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 SRU art professor 'adopts' Afghan art school; promotes water project 




July 2, 2007

Contact: K.E. Schwab  



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SRU art professor 'adopts' Afghan art school; 


promotes water project 


SLIPPERY ROCK, Pa. - Slippery Rock University art Professor Richard Wukich's 15-day summer trip to Afghanistan to promote a potable water filtration system and offer marketing advice to local potters also convinced him to adopt the Kabul Fine Arts and Music High School art program in the capital city.

             "Here is a school with very talented art students, but nearly no art supplies," Wukich said. "I am rounding up materials to send, and I hope to bring some of the students to Slippery Rock University to participate in a ceramic conference next year."

             Wukich's May 15-20 trip allowed him to visit a number of Afghan cities and meet with 1992 SRU alumnus Mohammad Nasib, recent recipient of the University's first Distinguished International Alumni Award. Nasib is managing director of the Welfare Association for the Development of Afghanistan, a non-profit organization focused on civic education, peace building and democracy. WADAN also operates drug rehabilitation centers in Paktia, Kandahar and Helmand provinces.

            "Mohammad [Nasib] provided a car, driver and translator and off we went. At the school, we were treated like royalty. The openness and friendliness of the people impressed me the most. They asked us to join in their program saluting teachers and education, complete with a performance by their band and the tossing of rose petals. They showed us their pottery, and their principal explained they had little in the way of resources − no pottery wheels, no kiln for firing pottery, no chemicals to makes glazes and little clay. They made items from their meager supply of clay and let them air dry. I decided I could supply some of the needed materials," Wukich said.

            The SRU professor, who specializes in ceramics, hopes to ship the first round of art supplies later this summer and is working to provide a firing kiln and possibly computers.

            His first-ever Afghan travels also took him to Istalif, an area once rich in culture and art, but destroyed by the Taliban during years of warfare. "The area is renowned for its turquoise-imbued pottery. I met potters there and watched as they threw clay using pottery skills passed down for more than 400 years," Wukich said. In addition to his observations, he offered suggestions for improving production, including small wire tripods used in the firing process to allow more objects to be loaded into the kiln, the increasing efficiency. "They were very receptive to the idea. It will also help reduce imperfections in their finished product," he said.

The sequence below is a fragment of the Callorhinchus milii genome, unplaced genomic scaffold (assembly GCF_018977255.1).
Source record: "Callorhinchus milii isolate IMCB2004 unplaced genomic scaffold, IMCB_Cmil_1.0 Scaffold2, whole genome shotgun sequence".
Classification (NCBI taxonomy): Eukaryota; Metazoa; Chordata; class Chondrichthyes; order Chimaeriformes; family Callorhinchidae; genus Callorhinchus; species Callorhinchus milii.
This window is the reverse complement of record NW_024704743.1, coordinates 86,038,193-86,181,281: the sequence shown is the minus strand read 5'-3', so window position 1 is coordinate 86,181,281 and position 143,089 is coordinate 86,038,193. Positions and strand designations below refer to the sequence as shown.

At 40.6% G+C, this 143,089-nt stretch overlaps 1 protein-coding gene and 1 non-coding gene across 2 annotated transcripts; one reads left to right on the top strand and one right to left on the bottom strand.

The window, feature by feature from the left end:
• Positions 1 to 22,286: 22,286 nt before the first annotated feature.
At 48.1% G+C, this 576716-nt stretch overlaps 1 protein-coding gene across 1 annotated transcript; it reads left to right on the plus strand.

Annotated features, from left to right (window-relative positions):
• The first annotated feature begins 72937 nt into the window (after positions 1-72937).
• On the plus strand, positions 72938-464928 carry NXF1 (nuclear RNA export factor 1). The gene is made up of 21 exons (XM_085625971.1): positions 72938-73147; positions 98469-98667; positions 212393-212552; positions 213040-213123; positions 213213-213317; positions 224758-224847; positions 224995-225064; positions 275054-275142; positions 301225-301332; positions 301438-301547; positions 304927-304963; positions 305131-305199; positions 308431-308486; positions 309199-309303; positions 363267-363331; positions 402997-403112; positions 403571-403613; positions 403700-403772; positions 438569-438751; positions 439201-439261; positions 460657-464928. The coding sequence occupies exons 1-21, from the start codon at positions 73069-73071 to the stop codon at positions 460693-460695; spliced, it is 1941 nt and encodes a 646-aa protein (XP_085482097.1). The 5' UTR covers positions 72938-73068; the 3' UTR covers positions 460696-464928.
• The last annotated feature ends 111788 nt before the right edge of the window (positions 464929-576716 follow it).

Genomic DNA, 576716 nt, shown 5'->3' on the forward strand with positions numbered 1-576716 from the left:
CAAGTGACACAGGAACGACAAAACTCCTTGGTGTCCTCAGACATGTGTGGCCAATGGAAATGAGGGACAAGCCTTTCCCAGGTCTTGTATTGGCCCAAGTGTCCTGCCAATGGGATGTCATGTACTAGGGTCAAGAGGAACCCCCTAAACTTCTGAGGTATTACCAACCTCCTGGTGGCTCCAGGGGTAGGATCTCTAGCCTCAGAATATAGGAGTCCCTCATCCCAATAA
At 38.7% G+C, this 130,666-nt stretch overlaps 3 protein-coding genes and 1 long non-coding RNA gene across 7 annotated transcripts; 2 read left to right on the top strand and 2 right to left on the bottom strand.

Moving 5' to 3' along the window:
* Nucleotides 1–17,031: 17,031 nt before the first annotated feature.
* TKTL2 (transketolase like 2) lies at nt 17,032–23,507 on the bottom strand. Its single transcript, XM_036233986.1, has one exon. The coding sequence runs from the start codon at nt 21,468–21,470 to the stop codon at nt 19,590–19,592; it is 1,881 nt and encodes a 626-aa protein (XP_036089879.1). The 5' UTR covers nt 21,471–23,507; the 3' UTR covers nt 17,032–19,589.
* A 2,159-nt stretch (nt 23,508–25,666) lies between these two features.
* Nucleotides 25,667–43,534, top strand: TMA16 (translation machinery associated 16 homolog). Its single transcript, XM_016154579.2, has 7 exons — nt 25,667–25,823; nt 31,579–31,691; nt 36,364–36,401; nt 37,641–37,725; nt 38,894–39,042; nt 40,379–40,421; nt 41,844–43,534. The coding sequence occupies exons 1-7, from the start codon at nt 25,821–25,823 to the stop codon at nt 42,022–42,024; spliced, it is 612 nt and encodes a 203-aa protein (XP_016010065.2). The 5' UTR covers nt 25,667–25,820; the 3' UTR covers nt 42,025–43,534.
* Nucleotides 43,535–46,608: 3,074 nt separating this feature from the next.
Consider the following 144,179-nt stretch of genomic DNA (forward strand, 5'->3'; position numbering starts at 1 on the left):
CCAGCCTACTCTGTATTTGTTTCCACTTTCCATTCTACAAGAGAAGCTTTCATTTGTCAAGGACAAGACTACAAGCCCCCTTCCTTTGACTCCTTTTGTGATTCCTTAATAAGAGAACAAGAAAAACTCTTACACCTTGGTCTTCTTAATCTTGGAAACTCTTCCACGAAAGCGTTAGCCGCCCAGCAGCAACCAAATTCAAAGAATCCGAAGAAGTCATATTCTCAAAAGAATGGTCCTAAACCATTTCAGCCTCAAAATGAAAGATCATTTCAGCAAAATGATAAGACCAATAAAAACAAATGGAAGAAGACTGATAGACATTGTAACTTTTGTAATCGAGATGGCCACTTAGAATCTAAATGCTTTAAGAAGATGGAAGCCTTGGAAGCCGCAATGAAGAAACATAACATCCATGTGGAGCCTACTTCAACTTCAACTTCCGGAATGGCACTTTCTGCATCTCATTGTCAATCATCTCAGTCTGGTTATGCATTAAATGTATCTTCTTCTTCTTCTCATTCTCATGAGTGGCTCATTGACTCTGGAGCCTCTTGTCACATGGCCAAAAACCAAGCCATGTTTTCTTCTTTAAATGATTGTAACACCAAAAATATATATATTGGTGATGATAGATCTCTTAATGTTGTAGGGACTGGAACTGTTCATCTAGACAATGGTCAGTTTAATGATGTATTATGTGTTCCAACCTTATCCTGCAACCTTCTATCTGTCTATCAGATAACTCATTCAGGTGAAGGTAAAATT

"They use copper, which is plentiful in their area, as an agent to produce vibrant colors," he said.  The local potters are being aided by the Turquoise Mountain Foundation which is investing in regeneration of the historic commercial center of Kabul, including a new bazaar and galleries for traditional craft businesses. The project includes the first Centre for Traditional Afghan Arts and Architecture.

          "Master craftsmen from the area are participating in making some of the ceramics that will be offered at the center," Wukich said. "Our plan is to have the potters of Istalif produce the water filters as an income supplement," he said. Previous trips on his worldwide filter campaign have taken him to Nyala, the Darfur region of the Sudan and Iraq.

          As part of the trip, Wukich also worked with local potters and U.S. military officials in the region to promote use of large ceramic water pots or jugs that include a filter impregnated with colloidal silver as an anti-microbial agent. The filters remove harmful impurities making the water potable - thus bringing inexpensive drinking water to areas in desperate need.

           Wukich said such systems are already used in Nicaragua, Honduras, Cuba, Ghana, the Dominican Republic and Cambodia and that work is under way for filter production facilities in Sri Lanka and Iraq.

           Wukich, a 39-year faculty veteran at SRU, is active in Potters for Peace, a U.S.-based, nonprofit organization of networked potters, educators, technicians, supporters and volunteers promoting the filtration system, and Pure Water for All, a project organized by the Forest Hills Rotary Club.


Slippery Rock University is Pennsylvania's premier public residential university. Slippery Rock University provides students with a comprehensive learning experience that intentionally combines academic instruction with enhanced educational and learning opportunities that make a positive difference in their lives.


EDITOR'S NOTE: Professor Wukich has an abundance of photographs taken on his Afghan trip. Two are available at, then click on this story.





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